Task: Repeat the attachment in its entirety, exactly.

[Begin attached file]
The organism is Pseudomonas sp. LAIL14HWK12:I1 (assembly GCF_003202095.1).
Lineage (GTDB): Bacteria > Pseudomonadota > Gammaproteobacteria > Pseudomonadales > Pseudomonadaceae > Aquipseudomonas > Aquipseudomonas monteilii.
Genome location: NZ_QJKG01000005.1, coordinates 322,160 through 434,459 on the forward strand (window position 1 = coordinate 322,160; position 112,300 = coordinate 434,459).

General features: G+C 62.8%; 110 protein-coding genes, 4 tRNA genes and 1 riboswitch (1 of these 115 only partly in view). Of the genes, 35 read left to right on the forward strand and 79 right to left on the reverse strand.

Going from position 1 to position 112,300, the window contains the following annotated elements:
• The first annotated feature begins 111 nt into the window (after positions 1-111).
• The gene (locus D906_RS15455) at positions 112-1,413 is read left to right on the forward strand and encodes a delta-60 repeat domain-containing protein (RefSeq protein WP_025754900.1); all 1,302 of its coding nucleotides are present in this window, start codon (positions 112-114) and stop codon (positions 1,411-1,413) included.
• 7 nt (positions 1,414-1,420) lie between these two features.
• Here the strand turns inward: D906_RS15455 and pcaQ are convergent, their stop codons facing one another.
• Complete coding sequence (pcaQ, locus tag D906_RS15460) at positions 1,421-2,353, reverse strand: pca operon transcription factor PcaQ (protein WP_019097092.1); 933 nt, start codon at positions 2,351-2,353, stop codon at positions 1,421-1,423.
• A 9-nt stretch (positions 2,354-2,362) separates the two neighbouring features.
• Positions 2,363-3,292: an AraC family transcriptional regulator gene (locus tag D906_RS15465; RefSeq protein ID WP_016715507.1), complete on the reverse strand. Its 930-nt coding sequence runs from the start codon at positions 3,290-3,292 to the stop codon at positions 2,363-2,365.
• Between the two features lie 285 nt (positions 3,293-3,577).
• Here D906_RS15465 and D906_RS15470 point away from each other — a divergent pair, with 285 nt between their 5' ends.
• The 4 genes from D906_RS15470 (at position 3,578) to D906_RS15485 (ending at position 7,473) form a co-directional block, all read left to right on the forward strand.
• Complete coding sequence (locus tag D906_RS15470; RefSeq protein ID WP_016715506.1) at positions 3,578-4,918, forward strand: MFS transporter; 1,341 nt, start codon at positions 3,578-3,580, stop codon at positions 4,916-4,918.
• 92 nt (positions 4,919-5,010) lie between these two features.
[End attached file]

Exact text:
The organism is Pseudomonas sp. LAIL14HWK12:I1 (assembly GCF_003202095.1).
Lineage (GTDB): Bacteria > Pseudomonadota > Gammaproteobacteria > Pseudomonadales > Pseudomonadaceae > Aquipseudomonas > Aquipseudomonas monteilii.
Genome location: NZ_QJKG01000005.1, coordinates 322,160 through 434,459 on the forward strand (window position 1 = coordinate 322,160; position 112,300 = coordinate 434,459).

General features: G+C 62.8%; 110 protein-coding genes, 4 tRNA genes and 1 riboswitch (1 of these 115 only partly in view). Of the genes, 35 read left to right on the forward strand and 79 right to left on the reverse strand.

Going from position 1 to position 112,300, the window contains the following annotated elements:
• The first annotated feature begins 111 nt into the window (after positions 1-111).
• The gene (locus D906_RS15455) at positions 112-1,413 is read left to right on the forward strand and encodes a delta-60 repeat domain-containing protein (RefSeq protein WP_025754900.1); all 1,302 of its coding nucleotides are present in this window, start codon (positions 112-114) and stop codon (positions 1,411-1,413) included.
• 7 nt (positions 1,414-1,420) lie between these two features.
• Here the strand turns inward: D906_RS15455 and pcaQ are convergent, their stop codons facing one another.
• Complete coding sequence (pcaQ, locus tag D906_RS15460) at positions 1,421-2,353, reverse strand: pca operon transcription factor PcaQ (protein WP_019097092.1); 933 nt, start codon at positions 2,351-2,353, stop codon at positions 1,421-1,423.
• A 9-nt stretch (positions 2,354-2,362) separates the two neighbouring features.
• Positions 2,363-3,292: an AraC family transcriptional regulator gene (locus tag D906_RS15465; RefSeq protein ID WP_016715507.1), complete on the reverse strand. Its 930-nt coding sequence runs from the start codon at positions 3,290-3,292 to the stop codon at positions 2,363-2,365.
• Between the two features lie 285 nt (positions 3,293-3,577).
• Here D906_RS15465 and D906_RS15470 point away from each other — a divergent pair, with 285 nt between their 5' ends.
• The 4 genes from D906_RS15470 (at position 3,578) to D906_RS15485 (ending at position 7,473) form a co-directional block, all read left to right on the forward strand.
• Complete coding sequence (locus tag D906_RS15470; RefSeq protein ID WP_016715506.1) at positions 3,578-4,918, forward strand: MFS transporter; 1,341 nt, start codon at positions 3,578-3,580, stop codon at positions 4,916-4,918.
• 92 nt (positions 4,919-5,010) lie between these two features.